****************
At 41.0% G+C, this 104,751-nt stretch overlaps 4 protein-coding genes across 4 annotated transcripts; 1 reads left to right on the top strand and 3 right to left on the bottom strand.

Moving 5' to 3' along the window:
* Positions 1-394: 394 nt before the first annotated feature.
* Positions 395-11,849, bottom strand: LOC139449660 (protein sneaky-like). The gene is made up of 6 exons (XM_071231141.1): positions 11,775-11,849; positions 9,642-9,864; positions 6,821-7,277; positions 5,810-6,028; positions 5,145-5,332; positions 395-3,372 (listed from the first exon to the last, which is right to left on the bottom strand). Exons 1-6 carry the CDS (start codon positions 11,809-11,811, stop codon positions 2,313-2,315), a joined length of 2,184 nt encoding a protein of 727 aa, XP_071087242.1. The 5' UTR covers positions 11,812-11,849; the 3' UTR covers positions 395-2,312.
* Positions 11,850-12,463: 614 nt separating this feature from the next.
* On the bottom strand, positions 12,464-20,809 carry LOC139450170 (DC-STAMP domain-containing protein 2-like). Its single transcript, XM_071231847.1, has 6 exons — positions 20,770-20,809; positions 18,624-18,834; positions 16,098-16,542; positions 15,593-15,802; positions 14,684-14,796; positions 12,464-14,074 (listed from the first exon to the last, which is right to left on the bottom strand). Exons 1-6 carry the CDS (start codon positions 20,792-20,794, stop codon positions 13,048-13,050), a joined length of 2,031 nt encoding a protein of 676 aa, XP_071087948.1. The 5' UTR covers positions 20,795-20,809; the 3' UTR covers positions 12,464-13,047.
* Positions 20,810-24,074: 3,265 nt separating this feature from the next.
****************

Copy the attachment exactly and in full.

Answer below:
At 41.0% G+C, this 104,751-nt stretch overlaps 4 protein-coding genes across 4 annotated transcripts; 1 reads left to right on the top strand and 3 right to left on the bottom strand.

Moving 5' to 3' along the window:
* Positions 1-394: 394 nt before the first annotated feature.
* Positions 395-11,849, bottom strand: LOC139449660 (protein sneaky-like). The gene is made up of 6 exons (XM_071231141.1): positions 11,775-11,849; positions 9,642-9,864; positions 6,821-7,277; positions 5,810-6,028; positions 5,145-5,332; positions 395-3,372 (listed from the first exon to the last, which is right to left on the bottom strand). Exons 1-6 carry the CDS (start codon positions 11,809-11,811, stop codon positions 2,313-2,315), a joined length of 2,184 nt encoding a protein of 727 aa, XP_071087242.1. The 5' UTR covers positions 11,812-11,849; the 3' UTR covers positions 395-2,312.
* Positions 11,850-12,463: 614 nt separating this feature from the next.
* On the bottom strand, positions 12,464-20,809 carry LOC139450170 (DC-STAMP domain-containing protein 2-like). Its single transcript, XM_071231847.1, has 6 exons — positions 20,770-20,809; positions 18,624-18,834; positions 16,098-16,542; positions 15,593-15,802; positions 14,684-14,796; positions 12,464-14,074 (listed from the first exon to the last, which is right to left on the bottom strand). Exons 1-6 carry the CDS (start codon positions 20,792-20,794, stop codon positions 13,048-13,050), a joined length of 2,031 nt encoding a protein of 676 aa, XP_071087948.1. The 5' UTR covers positions 20,795-20,809; the 3' UTR covers positions 12,464-13,047.
* Positions 20,810-24,074: 3,265 nt separating this feature from the next.